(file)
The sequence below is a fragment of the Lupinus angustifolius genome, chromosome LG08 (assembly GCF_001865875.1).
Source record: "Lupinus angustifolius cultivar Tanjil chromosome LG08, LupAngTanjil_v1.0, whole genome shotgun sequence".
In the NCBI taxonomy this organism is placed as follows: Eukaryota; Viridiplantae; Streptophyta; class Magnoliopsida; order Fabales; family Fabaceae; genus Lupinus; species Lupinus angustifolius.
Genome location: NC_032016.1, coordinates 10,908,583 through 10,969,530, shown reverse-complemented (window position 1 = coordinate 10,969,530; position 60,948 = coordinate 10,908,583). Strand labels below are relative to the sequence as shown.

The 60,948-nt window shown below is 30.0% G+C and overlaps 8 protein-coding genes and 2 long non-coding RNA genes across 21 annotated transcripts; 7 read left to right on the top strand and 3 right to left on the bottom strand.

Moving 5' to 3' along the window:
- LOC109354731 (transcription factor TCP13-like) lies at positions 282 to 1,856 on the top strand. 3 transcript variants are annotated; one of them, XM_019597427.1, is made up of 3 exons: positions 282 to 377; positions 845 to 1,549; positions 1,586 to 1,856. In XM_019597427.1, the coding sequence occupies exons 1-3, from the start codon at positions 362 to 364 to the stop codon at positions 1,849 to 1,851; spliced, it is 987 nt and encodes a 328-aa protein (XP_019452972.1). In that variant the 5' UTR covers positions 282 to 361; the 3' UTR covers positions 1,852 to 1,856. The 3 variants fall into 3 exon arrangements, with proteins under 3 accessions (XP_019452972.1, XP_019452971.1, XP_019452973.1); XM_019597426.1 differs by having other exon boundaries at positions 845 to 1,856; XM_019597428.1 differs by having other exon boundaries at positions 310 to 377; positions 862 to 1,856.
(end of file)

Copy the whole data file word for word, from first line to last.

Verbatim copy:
The sequence below is a fragment of the Lupinus angustifolius genome, chromosome LG08 (assembly GCF_001865875.1).
Source record: "Lupinus angustifolius cultivar Tanjil chromosome LG08, LupAngTanjil_v1.0, whole genome shotgun sequence".
In the NCBI taxonomy this organism is placed as follows: Eukaryota; Viridiplantae; Streptophyta; class Magnoliopsida; order Fabales; family Fabaceae; genus Lupinus; species Lupinus angustifolius.
Genome location: NC_032016.1, coordinates 10,908,583 through 10,969,530, shown reverse-complemented (window position 1 = coordinate 10,969,530; position 60,948 = coordinate 10,908,583). Strand labels below are relative to the sequence as shown.

The 60,948-nt window shown below is 30.0% G+C and overlaps 8 protein-coding genes and 2 long non-coding RNA genes across 21 annotated transcripts; 7 read left to right on the top strand and 3 right to left on the bottom strand.

Moving 5' to 3' along the window:
- LOC109354731 (transcription factor TCP13-like) lies at positions 282 to 1,856 on the top strand. 3 transcript variants are annotated; one of them, XM_019597427.1, is made up of 3 exons: positions 282 to 377; positions 845 to 1,549; positions 1,586 to 1,856. In XM_019597427.1, the coding sequence occupies exons 1-3, from the start codon at positions 362 to 364 to the stop codon at positions 1,849 to 1,851; spliced, it is 987 nt and encodes a 328-aa protein (XP_019452972.1). In that variant the 5' UTR covers positions 282 to 361; the 3' UTR covers positions 1,852 to 1,856. The 3 variants fall into 3 exon arrangements, with proteins under 3 accessions (XP_019452972.1, XP_019452971.1, XP_019452973.1); XM_019597426.1 differs by having other exon boundaries at positions 845 to 1,856; XM_019597428.1 differs by having other exon boundaries at positions 310 to 377; positions 862 to 1,856.